In high school Ron discovered contemporary literature and started a little magazine called The White Dove Review, along with his friends Dick Gallup and Joe Brainard. In its five issues (1958-1960) the magazine published Allen Ginsberg, Jack Kerouac, Robert Creeley, LeRoi Jones, Ted Berrigan, and others.

In 1960 Padgett moved to New York to attend Columbia College, where, over the course of four years in the pursuit of English and Comparative Literature, he was fortunate to study under teachers such as Kenneth Koch, F. W. Dupee, Andrew Chiappe, and Lionel Trilling. After his junior year, Padgett married Patricia Mitchell, whom he had known in Tulsa and who had also immigrated to New York. Other Tulsa émigrés during this period included Brainard, Gallup, and Berrigan.

During his college years, Ron published his work in a number of “underground” literary magazines and gave readings of his poetry in New York City.

In 1965-66 Padgett was able to spend a year in Paris on a Fulbright, studying and translating 20th-century French literature. The following year, Ron and Pat’s son Wayne was born. The three set up house in a bohemian apartment in New York in what is now called The East Village, where the parents have lived ever since.

Beginning in the mid-1960s the Padgetts visited Kenward Elmslie and Joe Brainard at the former’s house in northern Vermont each summer for fifteen years. Then they constructed their own abode nearby.

In the late 1960s a spate of Padgett’s books appeared: Bean Spasms, in collaboration with Berrigan and Brainard, from Kulchur; a translation of Apollinaire’s Poet Assassinated, illustrated by Jim Dine, from Holt, Rinehart & Winston; and Great Balls of Fire, poems, also from Holt.

In January of 1969 Kenneth Koch talked Ron into teaching poetry writing to children, which he did for the next nine years. Padgett also served as Director of the St. Mark’s Poetry Project 1978-1980. Then he took the position of Publications Director at Teachers & Writers Collaborative, the nonprofit organization that specializes in teaching imaginative writing to children. There he edited and wrote books on that subject for 20 years.

Over the decades he has done a fair amount of traveling in Western and Eastern Europe, the Caribbean, China, and North America.

Ron Padgett: A Critical Bibliography, compiled by Jeremy Over

Brossard, Olivier. “Ron Padgett : Le parti pris de quelque chose.” Afterword to Le Grand Quelque Chose (The Big Something). Trans. Olivier Brossard. Nantes: joca seria, 2011.73-97.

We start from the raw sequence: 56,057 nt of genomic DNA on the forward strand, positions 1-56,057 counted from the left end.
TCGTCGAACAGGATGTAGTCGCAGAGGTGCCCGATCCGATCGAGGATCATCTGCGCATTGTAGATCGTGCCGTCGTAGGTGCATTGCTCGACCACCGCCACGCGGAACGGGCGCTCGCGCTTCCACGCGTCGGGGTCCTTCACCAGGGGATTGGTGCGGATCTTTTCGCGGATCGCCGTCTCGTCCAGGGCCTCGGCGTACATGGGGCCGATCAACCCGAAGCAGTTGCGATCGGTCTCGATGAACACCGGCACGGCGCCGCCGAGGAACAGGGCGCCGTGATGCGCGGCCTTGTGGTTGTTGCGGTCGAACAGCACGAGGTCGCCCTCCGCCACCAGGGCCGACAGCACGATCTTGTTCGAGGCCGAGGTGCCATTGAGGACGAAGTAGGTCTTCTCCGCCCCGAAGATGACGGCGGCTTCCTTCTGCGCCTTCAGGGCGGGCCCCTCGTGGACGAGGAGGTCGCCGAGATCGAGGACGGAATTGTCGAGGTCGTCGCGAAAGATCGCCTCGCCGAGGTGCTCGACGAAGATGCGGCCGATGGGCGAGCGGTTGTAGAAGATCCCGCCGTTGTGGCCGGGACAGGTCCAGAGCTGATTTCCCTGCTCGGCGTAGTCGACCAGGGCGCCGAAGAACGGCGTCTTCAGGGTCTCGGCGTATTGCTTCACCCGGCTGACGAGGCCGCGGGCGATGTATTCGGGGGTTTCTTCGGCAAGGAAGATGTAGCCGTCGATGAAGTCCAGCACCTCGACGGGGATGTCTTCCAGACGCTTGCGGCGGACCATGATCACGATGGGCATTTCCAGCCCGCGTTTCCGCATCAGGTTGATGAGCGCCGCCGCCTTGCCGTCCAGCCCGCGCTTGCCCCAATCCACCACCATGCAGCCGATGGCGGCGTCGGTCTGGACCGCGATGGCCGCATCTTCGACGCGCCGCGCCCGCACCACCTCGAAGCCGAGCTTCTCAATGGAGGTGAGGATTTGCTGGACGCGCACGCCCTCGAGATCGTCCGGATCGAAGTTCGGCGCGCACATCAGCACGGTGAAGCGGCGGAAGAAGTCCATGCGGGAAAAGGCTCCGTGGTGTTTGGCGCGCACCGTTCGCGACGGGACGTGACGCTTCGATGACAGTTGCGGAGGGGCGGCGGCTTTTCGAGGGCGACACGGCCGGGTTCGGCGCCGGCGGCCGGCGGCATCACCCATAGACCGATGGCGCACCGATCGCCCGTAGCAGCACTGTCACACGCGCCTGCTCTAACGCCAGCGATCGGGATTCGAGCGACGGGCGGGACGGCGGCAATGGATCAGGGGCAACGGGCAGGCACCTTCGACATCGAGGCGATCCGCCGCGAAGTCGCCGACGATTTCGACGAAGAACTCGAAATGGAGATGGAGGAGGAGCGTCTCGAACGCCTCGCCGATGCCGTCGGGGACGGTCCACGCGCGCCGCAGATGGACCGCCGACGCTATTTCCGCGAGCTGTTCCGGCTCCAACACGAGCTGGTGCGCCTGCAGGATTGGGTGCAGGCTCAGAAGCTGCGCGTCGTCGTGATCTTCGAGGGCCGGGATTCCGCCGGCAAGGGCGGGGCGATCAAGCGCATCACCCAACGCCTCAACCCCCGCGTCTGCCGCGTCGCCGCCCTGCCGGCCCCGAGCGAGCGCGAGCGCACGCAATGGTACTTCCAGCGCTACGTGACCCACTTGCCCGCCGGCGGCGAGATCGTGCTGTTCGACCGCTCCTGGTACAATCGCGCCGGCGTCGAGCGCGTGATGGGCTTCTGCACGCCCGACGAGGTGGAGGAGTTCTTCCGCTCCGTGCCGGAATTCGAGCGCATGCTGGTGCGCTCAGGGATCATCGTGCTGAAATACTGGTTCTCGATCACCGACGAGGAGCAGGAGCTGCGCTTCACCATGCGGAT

Burgess, Matthew. “Interview with Ron Padgett: No Turning Back.” Teachers and Writers Magazine June 2015: http://teachersandwritersmagazine.org/no-turning-back-1362.htm

Eshelman, Clayton. “Padgett the Collaborator.” Chicago Review 43.2 (1997): 8-21.

Foster, Edward. “An interview with Ron Padgett,” Ron Padgett Issue, Talisman: A Journal of Contemporary Poetry and Poetics 7 (Fall 1991).

Guillot, Claire. “Une conversation avec Ron Padgett.” Afterword to On ne sait jamais (You Never Know). Trans. Claire Guillot. Nantes: joca seria, 2012. 95-105.

Kane, Daniel. All Poets Welcome: The Lower East Side Poetry Scene in the 1960s. Berkeley: U. of California P., 2003.

Lenhart, Gary. “Literary Men in Blue Jeans.” The Stamp of Class: Reflections on Poetry and Social Class Chicago: U. of Michigan P., 2005. 98-111.

Matthews, Clay. “Ron Padgett and the Postmodern Sublime.”  H_NG M_N 6

http://www.h-ngm-n.com/h_ngm_n-6/clay-matthews-on-ron-padgett.html

Leddy, Michael, Ron Padgett, (http://www.ronpadgett.com/ and World Poets article)

Lorberer, E. “Poetry Windows: An Interview with Ron Padgett.” Rain Taxi Online Edition (Summer 2014). http://www.raintaxi.com/poetry-windows-an-interview-with-ron-padgett/ (Accessed 9 January 2017)

Lopate, Philip Ed. Journal of a Living Experiment: A Documentary History of the First Ten Years of Teachers and Writers Collaborative. New York: Teachers and Writers, 1979.

Notley, Alice. “Ron Padgett’s Visual Imagination.” Coming After. Edited by Alice Notley. Chicago: U. of Michigan P., 2010. 27-40.

Over, Jeremy. “‘It’s alright, students, not to write’: What Ron Padgett’s Poetry Can Teach Us.” Writing In Education, Issue no.71, Spring 2017

Quilter, Jenni. New York School Painters and Poets: Neon in Daylight. Edited in collaboration with Bill Berkson, Larry Fagin and Allison Power. New York: Rizzoli International Publications, 2014.

Ratcliffe, Stephen. “Supernatural Duet.” Ron Padgett Issue, Talisman: A Journal of Contemporary Poetry and Poetics 7 (Fall 1991).

Rohrer, Matthew. “Ron Padgett’s New and Selected.” Iowa Review 27.2 (1997): 190-96.

Shamma, Yasmine. “In Conversation with Ron Padgett.” PN Review 215 40.3 (Jan.- Feb. 2014). http://www.pnreview.co.uk/cgi-bin/scribe?item_id=8966;hilite=shamma  (Accessed 21 January 2016).

Shamma, Yasmine. (2014) “Mental Orgasm: Review of Collected Poems, by Ron Padgett” https://www.poetryfoundation.org/poetrymagazine/articles/detail/70120

Shapiro, David. “A Night Painting of Ron Padgett” in Talisman: A Journal of Contemporary Poetry and Poetics  number 7/Padgett Issue/Fall 1991.

Silverberg, Mark. “New York School Collaborations: The Colour of Vowels.” New York: Palgrave Macmillan: 2013.

Thomas, Lorenzo. “The Pleasures of Elusiveness: What Is In and Around Ron Padgett’s Poetry.” Don’t ever get famous: Essays on New York Writing After the New York School, Ed. Kane, Daniel. Dalkey Archive Press, 2006: 288-302

Wolf, Reva. “Andy Warhol, Poetry, and Gossip in the 1960s” Chicago: The University of Chicago Press: 1997

“’It’s alright, students, not to write’: What Ron Padgett’s Poetry Can Teach Us,” by Jeremy Over, Writing In Education 71 (2017)